In this regard, it should be recognized that the platinum component of this augmented asset portfolio is in effect a virtual QE bond portfolio. This is because platinum easing has replaced counterfactual (and normal) bond issuance – since the reason for the platinum asset on Fed books is that the Congress has not allowed bonds to be issued in the first place. In other words, the effect of platinum easing is very close to that in which bonds were issued instead and then purchased back in normal QE mode. Both techniques correspond to fewer bonds held by the public, compared to the relevant counterfactual without either bond QE or platinum QE. For this reason, the two modes of QE are directly comparable – not only in terms of the reserve funding effect, but in terms of the implication of the Fed’s asset portfolio for bonds outstanding and held by the public. Thus, the augmented QE program corresponds to a draining of bonds from the public sphere in two ways – purchasing bonds already issued (regular QE) and replacing bonds that should have been issued but that weren’t issued due to Congressional holdback of bond funding authority (platinum QE).
In both tranches of the augmented QE program, the cumulative budget deficit is being partially funded with reserves instead of bonds. In the case of regular QE it is technically a previously incurred deficit within the cumulative deficit that is being partially funded (re-financed) with reserves. In the case of platinum QE, it happens to be the current deficit that is being funded, which is effectively the front end of the cumulative deficit. Thus, in the case of platinum, the current deficit rolls out as Treasury spends its platinum sourced cash balances, creating new excess bank reserves as a result.
Finally, perhaps the most integrating characteristic of this augmented QE approach is that both regular QE and platinum QE tranches are intended to be temporary, and their prospective amortizations are captured within specified exit contingency plans. Regular QE begins to wind down and then reverse when the Fed decides enough is enough. Platinum QE begins to wind down and then reverse when Congress finally acknowledges its responsibility to permit the normal bond financing of spending that it has already approved. At that point, in both cases, the Fed and Treasury will work in concert to allow the Fed balance sheet to shrink and to replace bonds and platinum held by the Fed with bonds held by the public. In the case of regular QE, the Fed will either sell bonds to the public, or it will mature existing bonds that Treasury will refinance with the public. In the case of platinum, the Fed will return the platinum asset to Treasury and Treasury will fund the effective repurchase of that asset from the Fed by borrowing in the market. In both cases, there is an effective category conversion of Fed held bond and platinum assets to publicly held bond assets, with an accompanying withdrawal of excess reserves from the banking system.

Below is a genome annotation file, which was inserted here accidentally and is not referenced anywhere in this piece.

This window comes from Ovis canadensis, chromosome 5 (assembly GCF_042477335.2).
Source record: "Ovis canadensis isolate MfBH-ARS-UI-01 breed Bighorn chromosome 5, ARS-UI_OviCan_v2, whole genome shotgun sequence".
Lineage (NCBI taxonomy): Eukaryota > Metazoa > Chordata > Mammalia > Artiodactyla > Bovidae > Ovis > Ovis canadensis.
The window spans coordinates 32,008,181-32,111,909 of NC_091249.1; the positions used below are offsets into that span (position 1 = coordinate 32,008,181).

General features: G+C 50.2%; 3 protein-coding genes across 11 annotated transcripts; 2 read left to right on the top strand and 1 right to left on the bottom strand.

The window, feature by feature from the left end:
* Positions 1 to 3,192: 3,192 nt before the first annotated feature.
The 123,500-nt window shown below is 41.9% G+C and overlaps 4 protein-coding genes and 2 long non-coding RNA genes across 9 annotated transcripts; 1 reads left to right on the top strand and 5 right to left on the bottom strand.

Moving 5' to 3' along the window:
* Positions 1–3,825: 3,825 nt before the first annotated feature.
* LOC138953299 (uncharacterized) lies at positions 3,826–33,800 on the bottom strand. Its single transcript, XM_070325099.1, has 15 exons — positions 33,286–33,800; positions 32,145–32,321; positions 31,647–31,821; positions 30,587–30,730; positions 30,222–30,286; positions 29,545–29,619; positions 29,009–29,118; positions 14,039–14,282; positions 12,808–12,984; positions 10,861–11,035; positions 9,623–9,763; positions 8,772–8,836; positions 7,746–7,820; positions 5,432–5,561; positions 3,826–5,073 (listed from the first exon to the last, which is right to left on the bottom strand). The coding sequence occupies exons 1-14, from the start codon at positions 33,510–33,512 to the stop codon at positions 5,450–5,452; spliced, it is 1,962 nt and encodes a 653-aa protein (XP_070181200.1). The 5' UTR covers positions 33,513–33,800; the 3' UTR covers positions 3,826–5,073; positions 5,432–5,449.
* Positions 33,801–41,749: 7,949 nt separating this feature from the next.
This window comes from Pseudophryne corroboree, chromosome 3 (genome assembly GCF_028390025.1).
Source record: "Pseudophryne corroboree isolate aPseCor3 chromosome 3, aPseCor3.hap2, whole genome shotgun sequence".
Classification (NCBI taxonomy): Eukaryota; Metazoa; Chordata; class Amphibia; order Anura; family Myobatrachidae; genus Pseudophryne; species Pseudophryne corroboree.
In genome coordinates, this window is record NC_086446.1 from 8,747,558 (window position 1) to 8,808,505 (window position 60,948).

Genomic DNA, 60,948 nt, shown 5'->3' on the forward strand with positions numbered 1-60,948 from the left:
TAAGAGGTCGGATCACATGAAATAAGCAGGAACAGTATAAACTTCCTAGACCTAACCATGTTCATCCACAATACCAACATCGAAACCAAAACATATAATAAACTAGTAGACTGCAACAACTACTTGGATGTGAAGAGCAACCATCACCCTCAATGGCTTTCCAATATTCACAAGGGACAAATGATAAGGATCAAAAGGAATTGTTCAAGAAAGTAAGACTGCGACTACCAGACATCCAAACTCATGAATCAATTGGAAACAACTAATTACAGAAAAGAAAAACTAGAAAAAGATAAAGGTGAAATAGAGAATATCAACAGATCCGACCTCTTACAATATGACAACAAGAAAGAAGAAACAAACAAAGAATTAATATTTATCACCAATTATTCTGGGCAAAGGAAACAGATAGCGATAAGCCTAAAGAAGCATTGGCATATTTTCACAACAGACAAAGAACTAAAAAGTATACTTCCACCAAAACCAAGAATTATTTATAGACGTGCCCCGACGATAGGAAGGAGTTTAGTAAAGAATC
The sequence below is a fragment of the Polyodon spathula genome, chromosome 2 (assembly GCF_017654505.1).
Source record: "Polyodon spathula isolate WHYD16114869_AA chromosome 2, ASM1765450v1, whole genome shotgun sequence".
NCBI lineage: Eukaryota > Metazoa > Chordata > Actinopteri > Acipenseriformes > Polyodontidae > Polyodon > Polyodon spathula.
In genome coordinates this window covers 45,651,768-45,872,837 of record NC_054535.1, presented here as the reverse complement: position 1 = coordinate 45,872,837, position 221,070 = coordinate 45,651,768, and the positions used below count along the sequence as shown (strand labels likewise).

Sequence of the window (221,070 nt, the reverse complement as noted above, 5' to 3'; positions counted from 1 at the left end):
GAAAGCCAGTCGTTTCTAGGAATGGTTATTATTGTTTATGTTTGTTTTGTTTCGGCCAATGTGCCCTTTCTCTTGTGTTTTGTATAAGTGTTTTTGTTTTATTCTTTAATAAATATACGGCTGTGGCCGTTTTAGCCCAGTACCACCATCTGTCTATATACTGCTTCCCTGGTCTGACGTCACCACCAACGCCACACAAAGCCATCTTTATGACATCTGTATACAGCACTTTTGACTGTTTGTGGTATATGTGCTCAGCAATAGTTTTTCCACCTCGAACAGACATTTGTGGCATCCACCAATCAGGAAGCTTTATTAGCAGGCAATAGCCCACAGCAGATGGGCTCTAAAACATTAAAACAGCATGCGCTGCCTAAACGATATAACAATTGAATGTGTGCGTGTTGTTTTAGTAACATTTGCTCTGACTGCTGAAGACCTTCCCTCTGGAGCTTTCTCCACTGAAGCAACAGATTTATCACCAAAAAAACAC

The Fed can manage all of this on a fully integrated basis. As described, the augmented portfolio consisting of bonds and platinum is in effect a portfolio of actual and virtual bonds – because the same amount of bonds has been withdrawn from counterfactual public holdings – either by Fed purchase or by Congressional hold back. So the augmented portfolio is – in full effect – an actual/virtual bond portfolio. Thus, in this platinum easing context, platinum held by the Fed is equivalent to a bond in terms of its monetary policy effect. It is an effective operational monetary substitute for QE bonds – in the context of the problem now faced by Treasury in funding the budget deficit.
And because of this, the strategic management of the Fed’s balance sheet can become a seamless exercise in which platinum is simply a minor operational adjustment to current QE bond portfolio management by the Fed. If the Fed begins to accept Treasury/Mint platinum on deposit, it is in effect accomplishing the equivalent of quantitative easing by buying bonds. And therefore, it can at its own option offset such platinum easing by adjusting downward the residual quantitative easing that it might have completed otherwise in the absence of the platinum modified strategy. And this sort of seamless strategic effect extends to the exit strategy. In the unlikely event that platinum easing proceeds long enough to interfere potentially with what might have been a more straightforward exit from the regular QE strategy, the Fed can simply step up the pace of exit on the bond tranche of the augmented portfolio. And again, the Fed has a rich array of tools in order to implement this exit strategy more comprehensively, including increasing the Fed funds rate and the interest rate paid on reserves. Moreover, a powerful tool that is sometimes overlooked is that at any point the Fed can proceed to auction off reserve balances as fixed deposits held by the banking system. This would have the intriguing effect of providing duration hedging product for banks in their own liability portfolio management process, and would also provide solace to some of those outside of the banking industry who (erroneously) believe that banks lend reserves when they make loans to non-bank customers.